“Truth is like the sun. You can shut it out for a time, but it ain’t goin’ away.” ~ Elvis Presley
photo source: rising70’s photostream.
A well I bless my soul,
What’s wrong with me?
I’m itchin’ like a man in a fuzzy tree
My friends say I’m actin’ wild as a bug
I’m in love —
I’m all shook up!
Sweet Jesus, can you feel it?
Elvis is in the building!
For someone who turns 75 today, he looks smokin’ hot.
I’m grateful I grew up with his music, very happy my first exposure to him was during the early part of his career — before Hollywood turned him into a mass market brand, before Las Vegas, before all the tacky velvet paintings and cheesy Elvis imitators, before he became a caricature of himself. I like Elvis best raw, unschooled, doing what came natural. What a thrill to witness the makings of a King.
photo source: LegacyRecordings.
This is not to say I stopped loving him when he started making all those predictably sappy movies. On the contrary. My cousins and I spent countless hours in the Wahiawa Theatre, watching “Kissin’ Cousins,” “Viva Las Vegas,” and “Blue Hawai’i” over and over. Then we went home and acted out the stories.
See, we claimed Elvis as uniquely ours, because he loved Hawai’i so much. Besides “Blue Hawai’i,” he also filmed “Paradise, Hawaiian Style,” and “Girls, Girls, Girls” there. And of course there was the famous 1973 Aloha from Hawai’i TV Special, the first global live concert satellite broadcast, reaching 1.5 billion viewers, and raising $85,000 for the Kui Lee Cancer Fund.
Because of “Blue Hawai’i,” I experienced my first official teeny bopper-heart-stopping moment. Safe to say nothing much happened out our way in central O’ahu, where I grew up. But one day, I was riding in a car along Kamehameha Highway, pineapple fields on either side, when we spotted a baby blue convertible in the distance. Remember the scene (“Moonlight Swim”) where Elvis’s character, Chad, takes Miss Prentice and her four teenage students on a guided tour around the island? Yes! They whizzed right by us! Red dirt never looked so good, and it easily became my favorite part of the film.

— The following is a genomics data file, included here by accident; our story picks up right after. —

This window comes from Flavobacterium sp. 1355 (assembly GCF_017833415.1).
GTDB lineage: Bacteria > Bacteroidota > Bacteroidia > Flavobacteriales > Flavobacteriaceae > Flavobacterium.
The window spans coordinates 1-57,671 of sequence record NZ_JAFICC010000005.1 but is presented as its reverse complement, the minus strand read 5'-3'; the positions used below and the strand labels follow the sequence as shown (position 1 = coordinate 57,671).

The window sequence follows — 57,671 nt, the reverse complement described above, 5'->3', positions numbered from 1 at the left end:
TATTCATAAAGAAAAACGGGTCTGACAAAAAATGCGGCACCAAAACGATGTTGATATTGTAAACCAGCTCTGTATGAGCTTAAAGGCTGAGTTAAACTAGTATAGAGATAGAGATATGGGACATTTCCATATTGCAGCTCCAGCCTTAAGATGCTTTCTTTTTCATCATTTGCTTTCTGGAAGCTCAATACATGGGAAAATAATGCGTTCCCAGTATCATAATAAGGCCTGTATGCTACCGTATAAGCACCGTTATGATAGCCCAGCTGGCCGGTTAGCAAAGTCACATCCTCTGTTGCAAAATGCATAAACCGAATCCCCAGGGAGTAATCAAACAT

Graceland kitchen by Gato del Valle.
Graceland dining room by The Nite Tripper.
Sigh. We all have our favorite Elvis songs, Elvis movies, Elvis moments. Last year, U2’s Bono recited his Elvis tribute poem, “American David,” on BBC Radio 4. A longtime Elvis fan, Bono called Elvis “the blueprint for rock ‘n roll,” a man who “changed the center of gravity.”
Besides listening to his music, how else could we celebrate The King’s birthday? I propose eating what Elvis had for his last meal: spaghetti and meatballs, four scoops of ice cream, and six chocolate chip cookies.
Or maybe a charred hamburger, which was supposedly his all-time favorite, even eclipsing the iconic fried peanut butter and banana sandwich. While you’re deciding, wrap your lips around this banana cupcake with peanut butter buttercream frosting and honey bacon sprinkles:
Tricia of The Miss Rumphius Effect is hosting today’s Poetry Friday Roundup. “Baby, let me be, your lovin’ teddy bear . . . ”
I leave you with my favorite ballad. Thank you, thankyouverymuch.
“When I was a child, ladies and gentlemen, I was a dreamer. I read comic books, and I was the hero of the comic book. I saw movies, and I was the hero in the movie. So every dream I ever dreamed has come true a hundred times. I learned very early in life that: ‘Without a song, the day would never end; without a song, a man ain’t got a friend; without a song, the road would never bend — without a song.’ So I keep singing a song.” ~ Elvis’s acceptance speech, 10 Outstanding Young Men of the Nation Award (1970).
Copyright © 2010 Jama Rattigan of jama rattigan’s alphabet soup. All rights reserved.